The military ordered a flight test using liquid fuel rather than the pre-existing solid fuel in early 1942. Upon the United States' entry into the Second World War in December 1941, the Group realized they could be drafted directly into military service if they failed to provide viable JATO technology for the military. Informed by their left-wing politics, aiding the war effort against the Axis powers was as much of a moral vocation to Parsons, Forman and Malina as it was a practical one. Parsons, Summerfield and the GALCIT workers focused on the task and found success with a combination of gasoline with red fuming nitric acid as its oxidizer—with the latter, suggested by Parsons, proving to be an effective substitute for liquid oxygen. The testing of this fuel resulted in another calamity, however, when the testing rocket motor exploded; the fire, containing iron shed fragments and shrapnel inexplicably left the experimenters unscathed. Malina solved the problem by replacing the gasoline with aniline, resulting in a successful test launch of a JATO-equipped A-20A plane at the Mura Auxiliary Air Field in the Mojave Desert. Providing a thrust five times more powerful than GALCIT-27, and again reducing takeoff distance by 30%, Malina wrote to his parents that "We now have something that really works and we should be able to help give the Fascists hell!"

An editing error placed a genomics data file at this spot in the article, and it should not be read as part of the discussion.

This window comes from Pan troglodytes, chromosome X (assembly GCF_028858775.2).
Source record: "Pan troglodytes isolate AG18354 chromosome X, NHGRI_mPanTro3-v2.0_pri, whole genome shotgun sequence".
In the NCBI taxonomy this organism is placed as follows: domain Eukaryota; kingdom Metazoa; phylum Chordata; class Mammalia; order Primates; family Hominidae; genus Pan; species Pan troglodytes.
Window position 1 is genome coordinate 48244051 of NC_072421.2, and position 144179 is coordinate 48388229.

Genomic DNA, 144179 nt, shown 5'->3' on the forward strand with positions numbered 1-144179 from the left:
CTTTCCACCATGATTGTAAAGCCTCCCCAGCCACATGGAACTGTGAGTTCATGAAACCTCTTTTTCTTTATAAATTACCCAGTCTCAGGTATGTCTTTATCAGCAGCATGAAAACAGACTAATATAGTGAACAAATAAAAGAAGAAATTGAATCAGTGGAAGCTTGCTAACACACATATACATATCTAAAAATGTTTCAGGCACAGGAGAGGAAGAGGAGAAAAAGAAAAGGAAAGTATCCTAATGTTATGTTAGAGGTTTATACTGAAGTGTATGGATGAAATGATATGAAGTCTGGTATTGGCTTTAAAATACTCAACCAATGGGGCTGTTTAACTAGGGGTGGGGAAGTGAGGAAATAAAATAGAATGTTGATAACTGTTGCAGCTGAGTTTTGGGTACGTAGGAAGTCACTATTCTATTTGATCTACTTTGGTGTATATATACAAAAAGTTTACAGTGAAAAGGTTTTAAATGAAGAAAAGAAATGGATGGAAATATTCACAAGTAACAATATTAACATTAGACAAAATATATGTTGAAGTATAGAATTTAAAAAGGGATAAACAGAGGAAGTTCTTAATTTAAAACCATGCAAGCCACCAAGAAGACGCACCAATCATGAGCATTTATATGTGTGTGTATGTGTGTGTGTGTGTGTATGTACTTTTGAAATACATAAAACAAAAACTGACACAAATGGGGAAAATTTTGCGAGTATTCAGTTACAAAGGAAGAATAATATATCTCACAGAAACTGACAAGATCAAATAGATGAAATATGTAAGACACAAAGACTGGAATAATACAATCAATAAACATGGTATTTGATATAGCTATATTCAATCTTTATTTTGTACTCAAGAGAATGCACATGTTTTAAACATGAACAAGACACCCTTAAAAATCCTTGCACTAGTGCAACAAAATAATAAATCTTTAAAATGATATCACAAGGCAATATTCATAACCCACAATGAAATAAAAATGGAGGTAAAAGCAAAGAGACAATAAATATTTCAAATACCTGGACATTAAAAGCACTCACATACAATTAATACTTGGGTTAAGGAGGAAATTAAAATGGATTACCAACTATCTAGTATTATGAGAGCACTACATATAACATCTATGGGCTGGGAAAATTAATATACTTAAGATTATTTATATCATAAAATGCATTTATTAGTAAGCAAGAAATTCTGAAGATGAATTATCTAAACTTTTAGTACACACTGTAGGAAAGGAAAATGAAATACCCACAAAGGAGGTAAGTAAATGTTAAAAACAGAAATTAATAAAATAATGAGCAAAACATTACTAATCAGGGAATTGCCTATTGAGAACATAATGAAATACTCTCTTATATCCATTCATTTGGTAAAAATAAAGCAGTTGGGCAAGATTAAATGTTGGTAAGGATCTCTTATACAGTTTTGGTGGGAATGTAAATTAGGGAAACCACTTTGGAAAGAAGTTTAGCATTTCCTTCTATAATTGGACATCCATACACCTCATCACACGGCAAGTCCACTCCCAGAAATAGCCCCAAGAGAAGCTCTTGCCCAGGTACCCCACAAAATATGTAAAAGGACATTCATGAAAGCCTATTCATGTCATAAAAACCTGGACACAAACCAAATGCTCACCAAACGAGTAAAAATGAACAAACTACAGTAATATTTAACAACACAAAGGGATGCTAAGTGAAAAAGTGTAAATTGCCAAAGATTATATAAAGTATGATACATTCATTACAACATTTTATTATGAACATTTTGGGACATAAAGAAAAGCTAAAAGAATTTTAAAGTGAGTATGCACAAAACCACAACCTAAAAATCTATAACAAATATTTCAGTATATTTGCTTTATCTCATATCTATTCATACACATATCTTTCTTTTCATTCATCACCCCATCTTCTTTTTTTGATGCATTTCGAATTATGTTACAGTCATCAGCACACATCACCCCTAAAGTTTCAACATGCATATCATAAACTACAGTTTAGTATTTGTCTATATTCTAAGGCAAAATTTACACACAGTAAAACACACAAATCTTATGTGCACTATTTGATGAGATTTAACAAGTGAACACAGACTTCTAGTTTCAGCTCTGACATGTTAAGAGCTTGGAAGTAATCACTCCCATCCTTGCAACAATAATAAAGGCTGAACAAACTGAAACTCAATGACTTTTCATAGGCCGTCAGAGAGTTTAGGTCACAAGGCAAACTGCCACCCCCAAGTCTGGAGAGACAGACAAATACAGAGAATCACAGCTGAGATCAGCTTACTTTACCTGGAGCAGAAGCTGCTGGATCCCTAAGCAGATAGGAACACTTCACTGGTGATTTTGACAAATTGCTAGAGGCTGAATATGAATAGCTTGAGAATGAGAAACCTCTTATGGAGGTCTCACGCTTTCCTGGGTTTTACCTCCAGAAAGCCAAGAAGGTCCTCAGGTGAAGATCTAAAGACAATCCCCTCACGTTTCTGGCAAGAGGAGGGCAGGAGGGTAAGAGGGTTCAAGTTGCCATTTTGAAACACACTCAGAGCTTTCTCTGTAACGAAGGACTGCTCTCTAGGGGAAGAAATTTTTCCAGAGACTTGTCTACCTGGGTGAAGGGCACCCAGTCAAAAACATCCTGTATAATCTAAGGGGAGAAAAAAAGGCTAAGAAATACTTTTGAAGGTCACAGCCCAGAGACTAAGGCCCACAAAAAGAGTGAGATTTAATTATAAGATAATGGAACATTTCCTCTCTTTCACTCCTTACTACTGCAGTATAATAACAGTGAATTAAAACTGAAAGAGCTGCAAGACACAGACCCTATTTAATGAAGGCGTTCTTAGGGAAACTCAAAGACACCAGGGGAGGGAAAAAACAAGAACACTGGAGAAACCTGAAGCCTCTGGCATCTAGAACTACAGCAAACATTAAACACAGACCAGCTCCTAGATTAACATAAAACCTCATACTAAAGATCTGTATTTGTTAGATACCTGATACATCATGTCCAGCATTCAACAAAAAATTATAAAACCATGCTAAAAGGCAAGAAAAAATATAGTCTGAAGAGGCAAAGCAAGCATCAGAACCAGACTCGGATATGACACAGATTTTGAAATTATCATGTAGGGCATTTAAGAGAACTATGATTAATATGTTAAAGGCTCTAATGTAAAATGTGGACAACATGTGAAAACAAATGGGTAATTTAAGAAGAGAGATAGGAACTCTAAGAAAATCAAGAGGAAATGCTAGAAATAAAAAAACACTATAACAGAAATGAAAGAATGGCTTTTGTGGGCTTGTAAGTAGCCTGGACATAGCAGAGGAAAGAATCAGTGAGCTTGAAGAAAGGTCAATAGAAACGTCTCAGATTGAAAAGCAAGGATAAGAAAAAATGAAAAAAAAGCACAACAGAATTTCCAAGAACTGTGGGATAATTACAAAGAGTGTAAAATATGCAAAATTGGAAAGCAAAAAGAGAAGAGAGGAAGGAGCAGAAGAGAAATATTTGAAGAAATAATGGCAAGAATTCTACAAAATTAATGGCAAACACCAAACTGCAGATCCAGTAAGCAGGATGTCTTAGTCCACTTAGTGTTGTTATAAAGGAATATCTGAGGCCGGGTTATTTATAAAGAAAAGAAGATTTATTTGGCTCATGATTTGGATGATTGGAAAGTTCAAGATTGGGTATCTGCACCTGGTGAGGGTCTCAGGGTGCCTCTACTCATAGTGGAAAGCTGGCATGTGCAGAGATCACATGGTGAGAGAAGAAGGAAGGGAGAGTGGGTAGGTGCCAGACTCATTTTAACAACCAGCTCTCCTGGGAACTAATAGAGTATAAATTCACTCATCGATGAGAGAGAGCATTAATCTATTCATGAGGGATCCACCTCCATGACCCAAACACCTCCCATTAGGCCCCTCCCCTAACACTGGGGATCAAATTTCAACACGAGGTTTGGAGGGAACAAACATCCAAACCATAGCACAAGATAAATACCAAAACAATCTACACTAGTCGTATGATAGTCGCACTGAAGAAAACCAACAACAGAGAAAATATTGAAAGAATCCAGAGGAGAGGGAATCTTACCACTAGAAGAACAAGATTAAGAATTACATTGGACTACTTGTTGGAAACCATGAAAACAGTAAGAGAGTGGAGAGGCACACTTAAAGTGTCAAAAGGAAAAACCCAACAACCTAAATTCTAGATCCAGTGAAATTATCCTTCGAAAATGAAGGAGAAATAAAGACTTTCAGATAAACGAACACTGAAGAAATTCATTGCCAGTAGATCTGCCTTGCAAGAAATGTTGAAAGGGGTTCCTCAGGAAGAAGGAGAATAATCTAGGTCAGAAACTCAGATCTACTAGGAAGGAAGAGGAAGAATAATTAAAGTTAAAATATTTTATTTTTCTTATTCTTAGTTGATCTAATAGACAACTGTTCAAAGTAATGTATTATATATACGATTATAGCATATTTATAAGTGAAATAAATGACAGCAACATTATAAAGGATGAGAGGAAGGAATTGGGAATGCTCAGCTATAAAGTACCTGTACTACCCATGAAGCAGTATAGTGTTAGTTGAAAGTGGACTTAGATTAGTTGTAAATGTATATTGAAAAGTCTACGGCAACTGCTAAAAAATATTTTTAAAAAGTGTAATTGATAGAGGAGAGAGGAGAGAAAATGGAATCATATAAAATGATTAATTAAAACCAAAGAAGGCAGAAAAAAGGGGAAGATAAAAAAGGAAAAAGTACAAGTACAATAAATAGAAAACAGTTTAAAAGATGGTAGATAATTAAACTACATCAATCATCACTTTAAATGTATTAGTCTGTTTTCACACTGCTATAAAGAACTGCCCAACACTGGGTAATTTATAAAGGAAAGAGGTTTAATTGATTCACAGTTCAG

Parsons, however, remained motivated to address the malfunctions observed during the Ercoupe tests. In 1942—assisted by Caltech graduate students Mark Muir Mills and Fred S. Miller—he focused his attention on developing an effective method of restricted burning when using solid rocket fuel, as the military demanded JATOs that could provide over 100 pounds of thrust without any risk of exploding. Although solid fuels such as GALCIT-27 were less volatile than their liquid counterparts, they were disfavored for military JATO use as they provided less immediate thrust and did not have the versatility of being turned on and off mid-flight. Parsons tried to resolve GALCIT-27's volatility issue with GACLIT-46, which replaced the former's ammonium nitrate with guanidine nitrate. To avoid the problems seen with ammonium nitrate, he had GALCIT-46 supercooled and then superheated prior to testing. When it failed the test, he realized that the fuel's binding black powders rather than the oxidizers which had resulted in their volatility, and in June that year had the idea of using liquidized asphalt as an appropriate binding agent with potassium perchlorate as its oxidizer. Malina recounted that Parsons was inspired to use asphalt by the ancient incendiary weapon Greek fire, while in a 1982 talk for the International Association of Astronomical Artists Captain Boushey stated that Parsons experienced an epiphany after watching manual workers using molten asphalt to fix tiles onto a roof. Known as GALCIT-53, this fuel proved to be significantly less volatile than the Group's earlier concoctions, fulfilling Parsons' aim of creating a restricted-burn rocket fuel inside a castable container, and providing a thrust 427% more powerful than that of GALCIT-27. This set a precedent which according to his biographer John Carter "changed the future of rocket technology": the thermoplastic asphalt casting—durable in all climates—allowing for mass-production and indefinite storage of the Group's invention and transforming solid-fuel agents into a safe and viable form of rocket propulsion. Plasticized variants of Parsons' solid-fuel design—invented by JPL's Charles Bartley—were later used by NASA in Space Shuttle Solid Rocket Boosters and by the Strategic Air Command in Polaris, Poseidon and Minuteman intercontinental ballistic missiles.